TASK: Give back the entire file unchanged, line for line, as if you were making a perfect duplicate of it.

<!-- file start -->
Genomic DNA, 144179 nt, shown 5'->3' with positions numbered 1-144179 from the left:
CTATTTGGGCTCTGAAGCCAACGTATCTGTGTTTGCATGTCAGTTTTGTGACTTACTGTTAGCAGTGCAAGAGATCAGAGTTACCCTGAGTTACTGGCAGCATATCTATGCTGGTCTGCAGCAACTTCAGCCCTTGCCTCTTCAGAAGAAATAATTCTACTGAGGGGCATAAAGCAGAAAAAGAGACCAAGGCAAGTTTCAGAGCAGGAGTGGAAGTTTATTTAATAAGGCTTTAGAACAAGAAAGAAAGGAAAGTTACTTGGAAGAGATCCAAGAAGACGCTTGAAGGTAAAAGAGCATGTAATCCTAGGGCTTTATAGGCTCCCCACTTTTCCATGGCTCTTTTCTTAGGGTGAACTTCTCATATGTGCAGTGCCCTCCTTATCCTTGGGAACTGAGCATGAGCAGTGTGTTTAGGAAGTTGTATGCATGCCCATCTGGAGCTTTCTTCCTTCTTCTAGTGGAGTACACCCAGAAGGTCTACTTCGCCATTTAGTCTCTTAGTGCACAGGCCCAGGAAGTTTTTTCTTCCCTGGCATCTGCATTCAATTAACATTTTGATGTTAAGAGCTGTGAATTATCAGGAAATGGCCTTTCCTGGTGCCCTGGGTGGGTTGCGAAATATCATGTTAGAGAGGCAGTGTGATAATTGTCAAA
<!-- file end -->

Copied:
Genomic DNA, 144179 nt, shown 5'->3' with positions numbered 1-144179 from the left:
CTATTTGGGCTCTGAAGCCAACGTATCTGTGTTTGCATGTCAGTTTTGTGACTTACTGTTAGCAGTGCAAGAGATCAGAGTTACCCTGAGTTACTGGCAGCATATCTATGCTGGTCTGCAGCAACTTCAGCCCTTGCCTCTTCAGAAGAAATAATTCTACTGAGGGGCATAAAGCAGAAAAAGAGACCAAGGCAAGTTTCAGAGCAGGAGTGGAAGTTTATTTAATAAGGCTTTAGAACAAGAAAGAAAGGAAAGTTACTTGGAAGAGATCCAAGAAGACGCTTGAAGGTAAAAGAGCATGTAATCCTAGGGCTTTATAGGCTCCCCACTTTTCCATGGCTCTTTTCTTAGGGTGAACTTCTCATATGTGCAGTGCCCTCCTTATCCTTGGGAACTGAGCATGAGCAGTGTGTTTAGGAAGTTGTATGCATGCCCATCTGGAGCTTTCTTCCTTCTTCTAGTGGAGTACACCCAGAAGGTCTACTTCGCCATTTAGTCTCTTAGTGCACAGGCCCAGGAAGTTTTTTCTTCCCTGGCATCTGCATTCAATTAACATTTTGATGTTAAGAGCTGTGAATTATCAGGAAATGGCCTTTCCTGGTGCCCTGGGTGGGTTGCGAAATATCATGTTAGAGAGGCAGTGTGATAATTGTCAAA